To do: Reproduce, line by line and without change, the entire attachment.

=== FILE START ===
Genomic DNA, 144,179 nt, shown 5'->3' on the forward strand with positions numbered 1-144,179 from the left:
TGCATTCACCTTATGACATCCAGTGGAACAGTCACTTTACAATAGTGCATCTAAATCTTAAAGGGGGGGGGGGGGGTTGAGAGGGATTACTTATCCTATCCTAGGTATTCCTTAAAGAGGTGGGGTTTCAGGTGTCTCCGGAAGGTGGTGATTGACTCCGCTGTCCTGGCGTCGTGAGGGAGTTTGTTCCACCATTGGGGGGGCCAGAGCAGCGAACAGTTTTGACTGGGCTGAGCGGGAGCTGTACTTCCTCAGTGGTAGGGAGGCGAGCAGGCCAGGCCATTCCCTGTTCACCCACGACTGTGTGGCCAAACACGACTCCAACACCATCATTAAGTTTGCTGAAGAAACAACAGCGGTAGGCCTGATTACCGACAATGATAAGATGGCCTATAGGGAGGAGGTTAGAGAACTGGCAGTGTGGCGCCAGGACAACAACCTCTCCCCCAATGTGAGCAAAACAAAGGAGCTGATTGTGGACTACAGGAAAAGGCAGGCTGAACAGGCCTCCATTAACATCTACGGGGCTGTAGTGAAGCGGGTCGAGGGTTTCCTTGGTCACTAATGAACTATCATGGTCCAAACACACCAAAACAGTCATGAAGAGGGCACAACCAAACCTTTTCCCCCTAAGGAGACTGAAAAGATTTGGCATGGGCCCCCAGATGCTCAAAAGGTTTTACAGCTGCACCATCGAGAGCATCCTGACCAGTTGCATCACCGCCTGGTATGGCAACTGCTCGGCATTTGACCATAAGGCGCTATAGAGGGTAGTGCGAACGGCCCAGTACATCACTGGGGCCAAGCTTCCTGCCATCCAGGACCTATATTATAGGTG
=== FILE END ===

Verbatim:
Genomic DNA, 144,179 nt, shown 5'->3' on the forward strand with positions numbered 1-144,179 from the left:
TGCATTCACCTTATGACATCCAGTGGAACAGTCACTTTACAATAGTGCATCTAAATCTTAAAGGGGGGGGGGGGGGTTGAGAGGGATTACTTATCCTATCCTAGGTATTCCTTAAAGAGGTGGGGTTTCAGGTGTCTCCGGAAGGTGGTGATTGACTCCGCTGTCCTGGCGTCGTGAGGGAGTTTGTTCCACCATTGGGGGGGCCAGAGCAGCGAACAGTTTTGACTGGGCTGAGCGGGAGCTGTACTTCCTCAGTGGTAGGGAGGCGAGCAGGCCAGGCCATTCCCTGTTCACCCACGACTGTGTGGCCAAACACGACTCCAACACCATCATTAAGTTTGCTGAAGAAACAACAGCGGTAGGCCTGATTACCGACAATGATAAGATGGCCTATAGGGAGGAGGTTAGAGAACTGGCAGTGTGGCGCCAGGACAACAACCTCTCCCCCAATGTGAGCAAAACAAAGGAGCTGATTGTGGACTACAGGAAAAGGCAGGCTGAACAGGCCTCCATTAACATCTACGGGGCTGTAGTGAAGCGGGTCGAGGGTTTCCTTGGTCACTAATGAACTATCATGGTCCAAACACACCAAAACAGTCATGAAGAGGGCACAACCAAACCTTTTCCCCCTAAGGAGACTGAAAAGATTTGGCATGGGCCCCCAGATGCTCAAAAGGTTTTACAGCTGCACCATCGAGAGCATCCTGACCAGTTGCATCACCGCCTGGTATGGCAACTGCTCGGCATTTGACCATAAGGCGCTATAGAGGGTAGTGCGAACGGCCCAGTACATCACTGGGGCCAAGCTTCCTGCCATCCAGGACCTATATTATAGGTG